In putting together a magazine, we on the Bowhunter staff always keep in mind our diverse audience. All of us have different levels of experience, varied backgrounds, diverse hunting goals. In every issue, we try to address this diversity, and I think this Whitetail Special does capture the diversity.
While bowhunting veterans Curt Wells and M.R. James pursue whitetails at Deer Creek Lodge in Kentucky, Curt finds himself stretched, so to speak, to take "The Jacuzzi Buck." And M.R. passes up numerous opportunities to shoot deer because he's holding out for a big one. In "Riverbottom Whitetails," Montana bowyer Neil Jacobson passes up deer on the second to last day of the season because he's not driven just to kill a deer. He wants a mature buck - and gets one.
In contrast to the stories by such veterans, this issue contains tales by beginners who are happy just to kill a deer. I love the story, "At Home on the Kaibab," by Steve Dilley. Here's a man working on his graduate degree poignantly describing the trials and joys associated with taking his first deer with a bow, and he articulates deeper feelings common to most new Bowhunters. Assistant Editor Brian Fortenbaugh expresses similar sentiments in "Rough Hunt." As Bowhunter's in-house whitetail slayer, Brian can hardly be called a beginner, but he had never hunted elk until September 2006, and the potency of the experience led him to write, "I was hyperventilating and thought for sure I was going to throw up." First animals will do that to a guy.
Diversity extends to trophy size. Many experienced Bowhunters hold out for big bucks with big racks, guys like Wells, James, and Jacobson. In "Times Two," Charles Herold tells the almost miraculous story of two brutes he shot during one season in Louisiana. And C.J. Winand's "A Buck and a Prayer" tells how C.J. passed up numerous younger deer en route to taking a gnarly buck officially aged at 9 1/2 years. These guys hunt big old bucks. That's understandable; that's good.
But to infer from this that killing young deer is wrong is nonsense. In "A Son's Pride," Scott Gangle tells how his father took up bowhunting after retirement and finally killed his first deer, a forkhorn whitetail. Did he care that it was not a huge old buck? I doubt that he cared at all. Imagine his pride! And did Steve Dilley care that his first deer, taken in the land of giant mule deer, was a yearling? I doubt that, too. In "To Take a Doe," Troy Peterson reveals his elation at hunting and killing does. In these pages, we recognize and honor all levels of bowhunting accomplishment.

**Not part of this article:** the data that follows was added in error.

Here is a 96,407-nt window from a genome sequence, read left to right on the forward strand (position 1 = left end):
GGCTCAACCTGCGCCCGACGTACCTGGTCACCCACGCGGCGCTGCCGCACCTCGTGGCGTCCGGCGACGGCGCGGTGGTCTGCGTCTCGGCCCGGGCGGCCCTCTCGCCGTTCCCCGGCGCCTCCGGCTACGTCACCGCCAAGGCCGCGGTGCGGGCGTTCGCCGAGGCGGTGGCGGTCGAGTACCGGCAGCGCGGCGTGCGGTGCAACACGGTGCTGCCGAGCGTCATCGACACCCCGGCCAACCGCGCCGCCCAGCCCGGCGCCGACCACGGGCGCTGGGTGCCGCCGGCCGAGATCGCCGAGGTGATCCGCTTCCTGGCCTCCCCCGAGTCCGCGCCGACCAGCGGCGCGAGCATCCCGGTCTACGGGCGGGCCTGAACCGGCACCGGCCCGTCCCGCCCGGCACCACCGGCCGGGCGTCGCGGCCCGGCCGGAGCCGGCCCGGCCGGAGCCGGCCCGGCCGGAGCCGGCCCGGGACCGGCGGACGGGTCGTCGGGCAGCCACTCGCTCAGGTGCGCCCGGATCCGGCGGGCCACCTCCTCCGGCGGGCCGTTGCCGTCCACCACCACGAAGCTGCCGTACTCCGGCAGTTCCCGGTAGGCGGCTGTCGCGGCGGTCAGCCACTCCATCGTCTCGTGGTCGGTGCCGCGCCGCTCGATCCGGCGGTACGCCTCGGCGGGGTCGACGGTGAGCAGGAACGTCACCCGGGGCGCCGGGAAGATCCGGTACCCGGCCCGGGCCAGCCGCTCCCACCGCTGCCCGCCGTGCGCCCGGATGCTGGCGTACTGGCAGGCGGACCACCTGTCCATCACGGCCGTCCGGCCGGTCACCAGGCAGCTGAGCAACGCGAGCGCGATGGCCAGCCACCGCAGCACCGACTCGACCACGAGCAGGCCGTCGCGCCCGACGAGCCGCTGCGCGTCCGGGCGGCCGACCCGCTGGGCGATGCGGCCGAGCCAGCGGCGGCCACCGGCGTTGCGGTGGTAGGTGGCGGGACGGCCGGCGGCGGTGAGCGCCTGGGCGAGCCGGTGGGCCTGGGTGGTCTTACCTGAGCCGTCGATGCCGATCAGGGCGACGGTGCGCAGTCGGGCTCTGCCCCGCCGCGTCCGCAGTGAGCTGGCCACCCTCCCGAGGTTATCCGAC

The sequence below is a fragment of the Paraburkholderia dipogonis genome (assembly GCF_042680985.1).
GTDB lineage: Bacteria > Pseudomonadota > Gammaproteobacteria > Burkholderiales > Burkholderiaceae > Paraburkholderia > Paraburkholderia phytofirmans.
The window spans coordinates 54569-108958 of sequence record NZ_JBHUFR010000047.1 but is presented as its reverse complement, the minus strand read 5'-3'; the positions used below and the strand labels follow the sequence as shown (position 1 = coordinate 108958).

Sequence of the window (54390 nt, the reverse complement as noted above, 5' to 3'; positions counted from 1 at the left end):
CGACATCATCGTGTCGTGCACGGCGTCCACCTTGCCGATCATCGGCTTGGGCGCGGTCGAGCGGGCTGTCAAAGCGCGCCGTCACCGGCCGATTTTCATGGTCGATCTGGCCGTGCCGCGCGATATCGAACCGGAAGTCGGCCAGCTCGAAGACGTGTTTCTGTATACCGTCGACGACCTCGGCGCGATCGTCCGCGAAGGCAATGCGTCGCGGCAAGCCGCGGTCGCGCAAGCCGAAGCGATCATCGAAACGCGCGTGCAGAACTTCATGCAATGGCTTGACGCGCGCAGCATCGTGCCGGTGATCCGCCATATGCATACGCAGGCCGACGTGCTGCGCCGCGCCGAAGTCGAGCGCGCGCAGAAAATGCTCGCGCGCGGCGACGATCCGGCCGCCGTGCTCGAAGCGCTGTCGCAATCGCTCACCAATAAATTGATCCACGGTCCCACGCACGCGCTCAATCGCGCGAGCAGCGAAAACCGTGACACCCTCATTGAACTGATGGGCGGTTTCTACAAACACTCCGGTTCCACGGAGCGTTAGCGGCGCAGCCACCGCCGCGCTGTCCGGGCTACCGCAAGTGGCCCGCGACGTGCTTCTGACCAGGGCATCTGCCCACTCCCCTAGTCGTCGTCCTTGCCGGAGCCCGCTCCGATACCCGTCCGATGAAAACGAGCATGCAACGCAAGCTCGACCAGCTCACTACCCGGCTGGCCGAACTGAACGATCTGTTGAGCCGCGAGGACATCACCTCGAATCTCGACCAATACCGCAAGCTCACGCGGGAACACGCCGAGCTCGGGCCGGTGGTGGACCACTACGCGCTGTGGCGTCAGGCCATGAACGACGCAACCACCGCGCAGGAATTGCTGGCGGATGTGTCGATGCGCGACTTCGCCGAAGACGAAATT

Along with this diversity, we celebrate the power of positive bowhunting. When you read "The Transformation," by Lisa Hazard, you witness the transforming power of archery and bowhunting as Lisa, resentful toward bowhunting at one stage in her life, becomes a passionate hunter. Her husband may have created a monster. In "Fellowship in the Woods," Duane Bodette demonstrates the power of bowhunting as he and his friend rejoice over their deer - and maybe even hug a little.
Some readers demand how-to stories, while others prefer a philosophical twist. Again, we aim to please. On the how-to side, Curt Wells and Dana Coldren explore the power of decoys and scents for pulling whitetails within slam-dunk range. In "The Apple Connection," Ron Rohrbaugh, a biologist and avid traditional archer, goes far beyond the obvious to explain how apple orchards serve as bulletin boards for deer. John Eberhart, a veteran Bowhunter from Michigan, tells how to outsmart heavily hunted deer. Zeke Pipher and Shawn Petry show the value of a hunter's legs, eyes, and mind in taking more deer.
At the opposite end of the spectrum, Dylan Forsyth, in "The Song Remembers When," takes a philosophic look at mule deer hunting in his native Alberta. In "A Bedtime Prayer," Matthew Lamb tells how his young son philosophically and spiritually played a role in Matthew's successful hunt.
Of course, the Whitetail Special would be nothing special without Judy Kovar. I don't know how she does it, but Judy can turn a seemingly mundane affair on the family farm into a riot or debacle. A few years back she wrote how a doe deer "attacked" her blind and about killed her in the process. Then she wrote the story of a Canadian bear hunt, on which a bear blasted into her ground blind and bit a chunk out of her leg. Admitting she is no "flying Indian," she has vividly described her terror at trying to hunt from a treestand. And now, in "The Golden Years," she hatches up a whole new scheme. Her husband, Herman, has to cringe at the approach of the Illinois archery season because he's in for an adventure, like it or not. One challenge he can always count on is helping Judy winch some monster buck out of a ravine on their family farm. It never fails. Hang in there, Herm!
Whatever your level of expertise or interest, the diversity of this Whitetail Special has something just for you. And never dismiss the stories that don't fit your mold. If you're a bowhunting veteran, stories about beginners and first deer will carry you back to your roots. If you're a beginner, stories about selective hunting and big bucks may chart your future. Whatever your stage, the diversity and power of bowhunting will make your life a lot richer.